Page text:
RL: Ditto childbirth (the whole spectrum of feelings) is frequently a part of your novels – and Eleanor was no stranger to it. How maternal do you think she was?
EC: I think she was a brood mare during her early marriage to Henry II. Babies were born at regular intervals, often within a year of each other. She seems to pop them out, hand them to a wet nurse and get back with the breeding programme straight away. For much of that time, Alienor appears to have been in the general vicinity of her children – in the same room if not always rocking the cradle. She kept her eye on them. Sometimes she left the youngest behind when she went on her road trips, but at least a couple of offspring could usually be found accompanying her. She seems to have been fond of them, especially Richard, and she kept in contact with the daughters she had by Henry. Her daughters by Louis were another matter and she seems to have had little contact with them (current research shows that she didn’t set up the courts of love with her daughter Marie, as some misguided biographers have suggested). However, we don’t know why there was a lack of contact and it may have had something to do with Louis. People sometimes say that she loathed her youngest son, John, but there is not a shred of evidence for this and is probably down to spin from films and less than accurate secondary sources, of which sadly there are many.
RL: Henry bursts into the novel in especially energetic fashion! And immediately the reader thinks, this is going to be combustible. Do you think either Henry or Eleanor knew had any inkling of the same thing?
EC: Not at the outset. I suspect Alienor thought that marrying a youth still in his teens meant that she had someone she could mould and manipulate. Henry, with an eye to dynasty (a longterm Angevin goal it has to be said and not I think an original idea on his part) saw Alienor as a means to an end. My impression is that early on he played his cards close to his chest. I do think that the combustion that led to the war of 1173 began quite early in the marriage and was down to political factors. Henry had several bastards and at least one long term mistress, but Alienor was a realist. The trouble wasn’t over other women; it was over land, influence, and poltical differences of opinion.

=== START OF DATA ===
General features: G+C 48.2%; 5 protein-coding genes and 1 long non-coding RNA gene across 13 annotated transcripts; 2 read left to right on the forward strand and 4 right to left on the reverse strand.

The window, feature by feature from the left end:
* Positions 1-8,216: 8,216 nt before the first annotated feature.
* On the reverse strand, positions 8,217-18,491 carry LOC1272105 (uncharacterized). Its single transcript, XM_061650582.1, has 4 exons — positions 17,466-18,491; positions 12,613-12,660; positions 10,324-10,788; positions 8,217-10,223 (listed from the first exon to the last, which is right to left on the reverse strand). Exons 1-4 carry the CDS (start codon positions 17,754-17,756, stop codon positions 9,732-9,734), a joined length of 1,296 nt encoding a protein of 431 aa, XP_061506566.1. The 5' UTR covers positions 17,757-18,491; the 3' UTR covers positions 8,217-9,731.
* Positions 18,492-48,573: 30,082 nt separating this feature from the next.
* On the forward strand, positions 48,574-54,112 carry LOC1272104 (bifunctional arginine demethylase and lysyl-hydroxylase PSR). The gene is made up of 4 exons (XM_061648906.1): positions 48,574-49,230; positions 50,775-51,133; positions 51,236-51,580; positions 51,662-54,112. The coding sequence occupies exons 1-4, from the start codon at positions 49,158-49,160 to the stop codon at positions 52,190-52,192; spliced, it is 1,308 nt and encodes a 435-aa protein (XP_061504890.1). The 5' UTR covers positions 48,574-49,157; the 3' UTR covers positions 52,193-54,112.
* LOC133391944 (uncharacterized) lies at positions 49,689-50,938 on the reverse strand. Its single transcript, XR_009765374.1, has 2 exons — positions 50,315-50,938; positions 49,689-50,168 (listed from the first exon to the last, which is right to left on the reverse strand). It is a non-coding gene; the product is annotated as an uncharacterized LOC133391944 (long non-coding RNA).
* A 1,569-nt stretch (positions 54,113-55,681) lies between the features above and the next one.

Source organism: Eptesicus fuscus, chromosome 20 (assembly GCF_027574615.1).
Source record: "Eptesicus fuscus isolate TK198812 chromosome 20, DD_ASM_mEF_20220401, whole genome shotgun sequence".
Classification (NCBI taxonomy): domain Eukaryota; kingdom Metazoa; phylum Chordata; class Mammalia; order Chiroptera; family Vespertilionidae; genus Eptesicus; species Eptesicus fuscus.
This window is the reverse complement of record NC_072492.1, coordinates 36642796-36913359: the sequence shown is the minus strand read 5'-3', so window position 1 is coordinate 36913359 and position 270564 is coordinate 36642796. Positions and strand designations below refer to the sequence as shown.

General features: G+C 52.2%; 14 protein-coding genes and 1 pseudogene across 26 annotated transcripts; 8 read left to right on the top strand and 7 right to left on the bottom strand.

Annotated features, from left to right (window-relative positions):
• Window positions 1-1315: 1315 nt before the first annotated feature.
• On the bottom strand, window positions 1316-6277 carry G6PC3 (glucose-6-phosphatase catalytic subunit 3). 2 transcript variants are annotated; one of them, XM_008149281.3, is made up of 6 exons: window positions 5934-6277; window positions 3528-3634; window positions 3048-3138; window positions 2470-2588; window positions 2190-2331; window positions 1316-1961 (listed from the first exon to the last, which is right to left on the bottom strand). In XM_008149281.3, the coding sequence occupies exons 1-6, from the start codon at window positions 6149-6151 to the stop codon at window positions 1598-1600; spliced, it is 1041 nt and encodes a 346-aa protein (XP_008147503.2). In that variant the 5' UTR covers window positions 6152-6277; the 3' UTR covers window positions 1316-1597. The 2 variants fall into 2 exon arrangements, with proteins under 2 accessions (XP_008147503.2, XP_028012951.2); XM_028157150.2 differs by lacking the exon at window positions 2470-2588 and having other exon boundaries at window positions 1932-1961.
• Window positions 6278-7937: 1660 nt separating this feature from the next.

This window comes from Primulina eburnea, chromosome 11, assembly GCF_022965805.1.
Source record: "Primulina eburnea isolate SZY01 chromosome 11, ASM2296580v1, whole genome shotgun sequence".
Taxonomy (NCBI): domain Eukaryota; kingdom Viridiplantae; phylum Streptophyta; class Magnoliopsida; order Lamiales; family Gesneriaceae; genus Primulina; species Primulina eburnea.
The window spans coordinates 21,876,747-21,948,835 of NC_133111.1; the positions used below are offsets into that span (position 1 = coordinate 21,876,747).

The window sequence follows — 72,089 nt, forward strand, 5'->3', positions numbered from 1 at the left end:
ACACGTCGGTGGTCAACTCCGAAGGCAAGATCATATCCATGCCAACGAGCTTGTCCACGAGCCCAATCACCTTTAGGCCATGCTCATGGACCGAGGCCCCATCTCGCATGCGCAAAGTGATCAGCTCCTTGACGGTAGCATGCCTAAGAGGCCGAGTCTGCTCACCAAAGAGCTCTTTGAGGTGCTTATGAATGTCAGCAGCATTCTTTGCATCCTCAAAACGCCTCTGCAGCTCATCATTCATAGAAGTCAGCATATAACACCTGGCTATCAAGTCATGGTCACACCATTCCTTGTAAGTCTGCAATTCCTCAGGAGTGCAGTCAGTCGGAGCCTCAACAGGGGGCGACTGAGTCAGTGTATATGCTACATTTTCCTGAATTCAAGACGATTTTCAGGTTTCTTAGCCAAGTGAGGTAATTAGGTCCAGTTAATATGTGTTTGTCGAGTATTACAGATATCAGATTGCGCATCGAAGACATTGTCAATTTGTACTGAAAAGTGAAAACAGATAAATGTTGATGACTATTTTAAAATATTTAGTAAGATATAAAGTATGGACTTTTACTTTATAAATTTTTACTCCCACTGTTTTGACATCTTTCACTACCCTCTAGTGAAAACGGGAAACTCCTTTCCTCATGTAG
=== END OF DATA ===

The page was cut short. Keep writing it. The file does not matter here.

RL: I have to ask how the new novel is progressing. Where have we got to? Can you share with us one of your favourite recent ‘last lines in the WIP’?
EC: Well, the first draft is done but that’s a very dirty draft that needs a great deal of rewriting. I’m a hundred pages into draft two. The Winter Crown will take Alienor from her coronation as queen of England in December 1154, to her imprisonment at what is now Old Sarum in 1174, so covers 20 tumultous years. It’s a lot to fit in, but I’m loving the challenge. I can also say that I’ve enjoyed visiting William Marshal again, and getting to know Henry’s half-brother Hamlin de Warenne.
Every day on my Facebook page I share the opening and closing lines from the day’s work in progress. Here’s the closing one from today (as in the today when I was writing this). The location is the aforementioned Old Sarum, in the early winter of 1158.
“Her life was like this fortress on top of its isolated, windy hill. One reality inside, and another without.”